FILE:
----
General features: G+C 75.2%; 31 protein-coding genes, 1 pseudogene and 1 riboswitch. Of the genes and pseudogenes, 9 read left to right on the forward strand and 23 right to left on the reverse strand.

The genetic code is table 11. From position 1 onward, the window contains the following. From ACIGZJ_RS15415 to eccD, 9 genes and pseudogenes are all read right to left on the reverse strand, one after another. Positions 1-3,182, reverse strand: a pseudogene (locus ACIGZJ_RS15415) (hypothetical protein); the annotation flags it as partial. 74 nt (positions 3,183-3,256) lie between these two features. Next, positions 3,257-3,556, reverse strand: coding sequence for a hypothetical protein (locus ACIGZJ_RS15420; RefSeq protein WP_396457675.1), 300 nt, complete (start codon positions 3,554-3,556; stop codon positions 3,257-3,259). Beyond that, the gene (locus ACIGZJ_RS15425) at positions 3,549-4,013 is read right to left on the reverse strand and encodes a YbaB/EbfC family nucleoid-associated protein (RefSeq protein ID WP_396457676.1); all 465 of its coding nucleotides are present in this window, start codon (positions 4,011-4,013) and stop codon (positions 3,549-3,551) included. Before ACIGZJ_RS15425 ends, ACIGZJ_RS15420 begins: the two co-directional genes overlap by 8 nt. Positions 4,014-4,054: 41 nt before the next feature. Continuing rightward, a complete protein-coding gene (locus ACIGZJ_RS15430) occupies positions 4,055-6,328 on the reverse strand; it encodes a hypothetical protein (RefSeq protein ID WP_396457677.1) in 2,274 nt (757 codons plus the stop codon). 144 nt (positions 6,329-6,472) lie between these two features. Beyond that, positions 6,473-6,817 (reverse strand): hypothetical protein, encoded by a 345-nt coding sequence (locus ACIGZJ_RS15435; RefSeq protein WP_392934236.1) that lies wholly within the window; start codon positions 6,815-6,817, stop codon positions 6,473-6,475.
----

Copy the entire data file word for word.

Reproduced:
General features: G+C 75.2%; 31 protein-coding genes, 1 pseudogene and 1 riboswitch. Of the genes and pseudogenes, 9 read left to right on the forward strand and 23 right to left on the reverse strand.

The genetic code is table 11. From position 1 onward, the window contains the following. From ACIGZJ_RS15415 to eccD, 9 genes and pseudogenes are all read right to left on the reverse strand, one after another. Positions 1-3,182, reverse strand: a pseudogene (locus ACIGZJ_RS15415) (hypothetical protein); the annotation flags it as partial. 74 nt (positions 3,183-3,256) lie between these two features. Next, positions 3,257-3,556, reverse strand: coding sequence for a hypothetical protein (locus ACIGZJ_RS15420; RefSeq protein WP_396457675.1), 300 nt, complete (start codon positions 3,554-3,556; stop codon positions 3,257-3,259). Beyond that, the gene (locus ACIGZJ_RS15425) at positions 3,549-4,013 is read right to left on the reverse strand and encodes a YbaB/EbfC family nucleoid-associated protein (RefSeq protein ID WP_396457676.1); all 465 of its coding nucleotides are present in this window, start codon (positions 4,011-4,013) and stop codon (positions 3,549-3,551) included. Before ACIGZJ_RS15425 ends, ACIGZJ_RS15420 begins: the two co-directional genes overlap by 8 nt. Positions 4,014-4,054: 41 nt before the next feature. Continuing rightward, a complete protein-coding gene (locus ACIGZJ_RS15430) occupies positions 4,055-6,328 on the reverse strand; it encodes a hypothetical protein (RefSeq protein ID WP_396457677.1) in 2,274 nt (757 codons plus the stop codon). 144 nt (positions 6,329-6,472) lie between these two features. Beyond that, positions 6,473-6,817 (reverse strand): hypothetical protein, encoded by a 345-nt coding sequence (locus ACIGZJ_RS15435; RefSeq protein WP_392934236.1) that lies wholly within the window; start codon positions 6,815-6,817, stop codon positions 6,473-6,475.